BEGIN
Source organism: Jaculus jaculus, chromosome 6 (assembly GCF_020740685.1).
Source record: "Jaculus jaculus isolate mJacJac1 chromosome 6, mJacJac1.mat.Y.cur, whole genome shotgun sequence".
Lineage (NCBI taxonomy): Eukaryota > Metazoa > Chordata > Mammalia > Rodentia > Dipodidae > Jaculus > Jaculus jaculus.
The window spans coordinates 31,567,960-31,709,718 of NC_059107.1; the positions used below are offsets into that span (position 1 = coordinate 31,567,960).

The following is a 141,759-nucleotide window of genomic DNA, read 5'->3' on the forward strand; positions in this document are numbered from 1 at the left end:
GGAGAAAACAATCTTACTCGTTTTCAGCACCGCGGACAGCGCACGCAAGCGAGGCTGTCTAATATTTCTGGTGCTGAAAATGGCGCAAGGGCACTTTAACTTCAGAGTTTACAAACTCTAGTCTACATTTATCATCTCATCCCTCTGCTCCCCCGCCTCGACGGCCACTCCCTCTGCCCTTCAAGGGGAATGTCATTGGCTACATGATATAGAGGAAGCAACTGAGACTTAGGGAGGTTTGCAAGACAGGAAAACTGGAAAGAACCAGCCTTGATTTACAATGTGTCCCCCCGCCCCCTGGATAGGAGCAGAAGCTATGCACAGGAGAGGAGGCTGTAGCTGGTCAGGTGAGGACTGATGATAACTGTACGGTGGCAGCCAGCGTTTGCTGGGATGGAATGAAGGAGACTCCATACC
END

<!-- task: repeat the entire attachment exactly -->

Source organism: Jaculus jaculus, chromosome 6 (assembly GCF_020740685.1).
Source record: "Jaculus jaculus isolate mJacJac1 chromosome 6, mJacJac1.mat.Y.cur, whole genome shotgun sequence".
Lineage (NCBI taxonomy): Eukaryota > Metazoa > Chordata > Mammalia > Rodentia > Dipodidae > Jaculus > Jaculus jaculus.
The window spans coordinates 31,567,960-31,709,718 of NC_059107.1; the positions used below are offsets into that span (position 1 = coordinate 31,567,960).

The following is a 141,759-nucleotide window of genomic DNA, read 5'->3' on the forward strand; positions in this document are numbered from 1 at the left end:
GGAGAAAACAATCTTACTCGTTTTCAGCACCGCGGACAGCGCACGCAAGCGAGGCTGTCTAATATTTCTGGTGCTGAAAATGGCGCAAGGGCACTTTAACTTCAGAGTTTACAAACTCTAGTCTACATTTATCATCTCATCCCTCTGCTCCCCCGCCTCGACGGCCACTCCCTCTGCCCTTCAAGGGGAATGTCATTGGCTACATGATATAGAGGAAGCAACTGAGACTTAGGGAGGTTTGCAAGACAGGAAAACTGGAAAGAACCAGCCTTGATTTACAATGTGTCCCCCCGCCCCCTGGATAGGAGCAGAAGCTATGCACAGGAGAGGAGGCTGTAGCTGGTCAGGTGAGGACTGATGATAACTGTACGGTGGCAGCCAGCGTTTGCTGGGATGGAATGAAGGAGACTCCATACC